Here’s the paraphrased text of what he said:
When I ran Silicon Alley Reporter magazine, I had an expression, “You have to live the brand.” I had tshirts made up that said, “Silicon Alley Reporter” and I wore one every day.
And it had a beautiful logo. I’m a believer in beautiful logos and really great brand names.
The brands I launched–Engadget, Autoblog, Joystiq, Silicon Alley Reporter, Digital Coast Reporter, Mahalo, TechCrunch50–all have memorable names.
And if you look at the logos, I spent extra time on the logos. I’m a little bit obsessive about a beautiful domain name, a beautiful logo, a domain name that you can spell over the phone, that is under a certain number of characters.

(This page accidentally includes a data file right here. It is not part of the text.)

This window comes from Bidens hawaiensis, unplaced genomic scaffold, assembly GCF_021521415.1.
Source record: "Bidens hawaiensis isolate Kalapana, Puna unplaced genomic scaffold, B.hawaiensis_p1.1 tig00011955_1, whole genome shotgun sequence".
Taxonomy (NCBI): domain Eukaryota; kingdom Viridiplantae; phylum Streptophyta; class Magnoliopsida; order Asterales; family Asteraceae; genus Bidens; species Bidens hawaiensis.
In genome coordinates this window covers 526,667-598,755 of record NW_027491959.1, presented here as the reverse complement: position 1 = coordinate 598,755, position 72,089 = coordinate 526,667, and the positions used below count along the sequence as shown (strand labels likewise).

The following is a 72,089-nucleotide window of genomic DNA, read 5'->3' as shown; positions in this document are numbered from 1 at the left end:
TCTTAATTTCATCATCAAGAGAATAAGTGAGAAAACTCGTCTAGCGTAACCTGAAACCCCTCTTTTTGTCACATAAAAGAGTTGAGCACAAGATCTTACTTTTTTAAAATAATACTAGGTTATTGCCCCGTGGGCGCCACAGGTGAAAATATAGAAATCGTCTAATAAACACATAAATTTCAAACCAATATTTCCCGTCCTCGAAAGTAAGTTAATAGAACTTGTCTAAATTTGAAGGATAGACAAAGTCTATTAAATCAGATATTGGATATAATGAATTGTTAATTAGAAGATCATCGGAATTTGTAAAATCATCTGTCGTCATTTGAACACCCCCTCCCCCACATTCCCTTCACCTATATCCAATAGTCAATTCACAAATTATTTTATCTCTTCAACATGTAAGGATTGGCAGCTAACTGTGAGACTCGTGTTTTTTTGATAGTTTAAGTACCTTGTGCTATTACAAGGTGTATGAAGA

I think you need to have a really solid brand identity. And you have to suffer over creating it.
Even Autoblog, we debated that name because it was so simple. But we made it a good looking logo and it became a brand over time.
The mug I’m sipping from has the Mahalo logo. When you come to our office and have a cup of coffee, you’re going to be drinking from our logo.
Be the brand–in all ways.I would go to events wearing the Silicon Alley tshirt. I would have a backpack filled with 100 copies of the magazine. And would be walking around with a handful of them. I think some people thought I was a little crass, but I would rather be known as being a little over-aggressive or crass than have people not know Silicon Alley Reporter.
I handed a copy of my magazine to John F. Kennedy Jr. at a Knicks game and wound up having a conversation with him about it. I sent one to Jann Wenner, founder of Rolling Stone magazine, and to Graydon Carter, editor of Vanity Fair magazine, and wound up talking to both of those guys about the magazine business.
You have to be aggressive in getting your message out there to people and building a great brand.
If you don’t live it, why should anybody else?